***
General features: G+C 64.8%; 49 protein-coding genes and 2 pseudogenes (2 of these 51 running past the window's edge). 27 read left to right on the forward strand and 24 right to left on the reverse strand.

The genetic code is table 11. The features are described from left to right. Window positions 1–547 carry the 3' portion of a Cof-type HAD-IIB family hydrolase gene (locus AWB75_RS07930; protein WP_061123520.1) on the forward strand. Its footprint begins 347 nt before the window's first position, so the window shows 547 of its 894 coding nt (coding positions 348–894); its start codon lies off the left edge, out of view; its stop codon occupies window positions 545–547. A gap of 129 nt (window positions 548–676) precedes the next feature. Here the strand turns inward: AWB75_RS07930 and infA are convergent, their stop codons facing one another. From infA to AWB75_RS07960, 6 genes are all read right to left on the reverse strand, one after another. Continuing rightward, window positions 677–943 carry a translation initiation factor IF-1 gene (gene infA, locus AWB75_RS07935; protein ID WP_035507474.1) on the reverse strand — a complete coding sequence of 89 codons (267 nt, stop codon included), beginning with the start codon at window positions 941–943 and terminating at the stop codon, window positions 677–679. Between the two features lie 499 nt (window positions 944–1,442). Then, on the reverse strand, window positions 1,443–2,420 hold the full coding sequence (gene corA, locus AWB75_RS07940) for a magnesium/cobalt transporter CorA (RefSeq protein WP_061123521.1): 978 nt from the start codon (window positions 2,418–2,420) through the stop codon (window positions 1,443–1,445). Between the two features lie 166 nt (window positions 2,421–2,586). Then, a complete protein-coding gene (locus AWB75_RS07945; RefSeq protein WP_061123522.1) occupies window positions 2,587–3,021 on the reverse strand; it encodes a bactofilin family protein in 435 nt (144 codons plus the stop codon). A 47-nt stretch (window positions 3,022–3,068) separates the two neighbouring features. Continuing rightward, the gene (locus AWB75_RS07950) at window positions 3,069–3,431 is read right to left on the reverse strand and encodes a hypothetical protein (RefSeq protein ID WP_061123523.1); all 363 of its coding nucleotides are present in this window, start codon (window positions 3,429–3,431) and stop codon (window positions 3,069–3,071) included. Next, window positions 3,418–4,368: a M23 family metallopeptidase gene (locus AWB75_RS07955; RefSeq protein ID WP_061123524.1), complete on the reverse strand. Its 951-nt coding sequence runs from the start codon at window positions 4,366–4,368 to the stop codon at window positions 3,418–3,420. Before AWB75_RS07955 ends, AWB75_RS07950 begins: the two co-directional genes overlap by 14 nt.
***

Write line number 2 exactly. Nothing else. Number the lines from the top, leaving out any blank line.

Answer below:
The genetic code is table 11. The features are described from left to right. Window positions 1–547 carry the 3' portion of a Cof-type HAD-IIB family hydrolase gene (locus AWB75_RS07930; protein WP_061123520.1) on the forward strand. Its footprint begins 347 nt before the window's first position, so the window shows 547 of its 894 coding nt (coding positions 348–894); its start codon lies off the left edge, out of view; its stop codon occupies window positions 545–547. A gap of 129 nt (window positions 548–676) precedes the next feature. Here the strand turns inward: AWB75_RS07930 and infA are convergent, their stop codons facing one another. From infA to AWB75_RS07960, 6 genes are all read right to left on the reverse strand, one after another. Continuing rightward, window positions 677–943 carry a translation initiation factor IF-1 gene (gene infA, locus AWB75_RS07935; protein ID WP_035507474.1) on the reverse strand — a complete coding sequence of 89 codons (267 nt, stop codon included), beginning with the start codon at window positions 941–943 and terminating at the stop codon, window positions 677–679. Between the two features lie 499 nt (window positions 944–1,442). Then, on the reverse strand, window positions 1,443–2,420 hold the full coding sequence (gene corA, locus AWB75_RS07940) for a magnesium/cobalt transporter CorA (RefSeq protein WP_061123521.1): 978 nt from the start codon (window positions 2,418–2,420) through the stop codon (window positions 1,443–1,445). Between the two features lie 166 nt (window positions 2,421–2,586). Then, a complete protein-coding gene (locus AWB75_RS07945; RefSeq protein WP_061123522.1) occupies window positions 2,587–3,021 on the reverse strand; it encodes a bactofilin family protein in 435 nt (144 codons plus the stop codon). A 47-nt stretch (window positions 3,022–3,068) separates the two neighbouring features. Continuing rightward, the gene (locus AWB75_RS07950) at window positions 3,069–3,431 is read right to left on the reverse strand and encodes a hypothetical protein (RefSeq protein ID WP_061123523.1); all 363 of its coding nucleotides are present in this window, start codon (window positions 3,429–3,431) and stop codon (window positions 3,069–3,071) included. Next, window positions 3,418–4,368: a M23 family metallopeptidase gene (locus AWB75_RS07955; RefSeq protein ID WP_061123524.1), complete on the reverse strand. Its 951-nt coding sequence runs from the start codon at window positions 4,366–4,368 to the stop codon at window positions 3,418–3,420. Before AWB75_RS07955 ends, AWB75_RS07950 begins: the two co-directional genes overlap by 14 nt.